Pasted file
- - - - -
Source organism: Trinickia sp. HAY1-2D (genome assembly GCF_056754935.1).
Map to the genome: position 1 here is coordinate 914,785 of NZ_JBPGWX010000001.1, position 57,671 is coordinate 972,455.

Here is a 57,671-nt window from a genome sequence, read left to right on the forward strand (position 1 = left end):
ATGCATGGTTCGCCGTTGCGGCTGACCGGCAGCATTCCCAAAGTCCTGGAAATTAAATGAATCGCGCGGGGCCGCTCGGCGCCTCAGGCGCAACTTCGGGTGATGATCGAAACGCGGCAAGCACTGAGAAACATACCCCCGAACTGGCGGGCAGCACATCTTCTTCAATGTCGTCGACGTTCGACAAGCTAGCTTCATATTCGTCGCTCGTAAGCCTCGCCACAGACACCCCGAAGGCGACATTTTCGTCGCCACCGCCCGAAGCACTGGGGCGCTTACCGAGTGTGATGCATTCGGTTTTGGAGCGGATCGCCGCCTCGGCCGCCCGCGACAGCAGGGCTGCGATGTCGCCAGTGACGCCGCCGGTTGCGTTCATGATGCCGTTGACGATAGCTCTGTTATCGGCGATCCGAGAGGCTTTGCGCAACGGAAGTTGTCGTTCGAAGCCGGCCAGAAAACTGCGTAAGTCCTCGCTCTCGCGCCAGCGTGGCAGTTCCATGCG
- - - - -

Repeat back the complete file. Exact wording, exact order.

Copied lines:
Source organism: Trinickia sp. HAY1-2D (genome assembly GCF_056754935.1).
Map to the genome: position 1 here is coordinate 914,785 of NZ_JBPGWX010000001.1, position 57,671 is coordinate 972,455.

Here is a 57,671-nt window from a genome sequence, read left to right on the forward strand (position 1 = left end):
ATGCATGGTTCGCCGTTGCGGCTGACCGGCAGCATTCCCAAAGTCCTGGAAATTAAATGAATCGCGCGGGGCCGCTCGGCGCCTCAGGCGCAACTTCGGGTGATGATCGAAACGCGGCAAGCACTGAGAAACATACCCCCGAACTGGCGGGCAGCACATCTTCTTCAATGTCGTCGACGTTCGACAAGCTAGCTTCATATTCGTCGCTCGTAAGCCTCGCCACAGACACCCCGAAGGCGACATTTTCGTCGCCACCGCCCGAAGCACTGGGGCGCTTACCGAGTGTGATGCATTCGGTTTTGGAGCGGATCGCCGCCTCGGCCGCCCGCGACAGCAGGGCTGCGATGTCGCCAGTGACGCCGCCGGTTGCGTTCATGATGCCGTTGACGATAGCTCTGTTATCGGCGATCCGAGAGGCTTTGCGCAACGGAAGTTGTCGTTCGAAGCCGGCCAGAAAACTGCGTAAGTCCTCGCTCTCGCGCCAGCGTGGCAGTTCCATGCG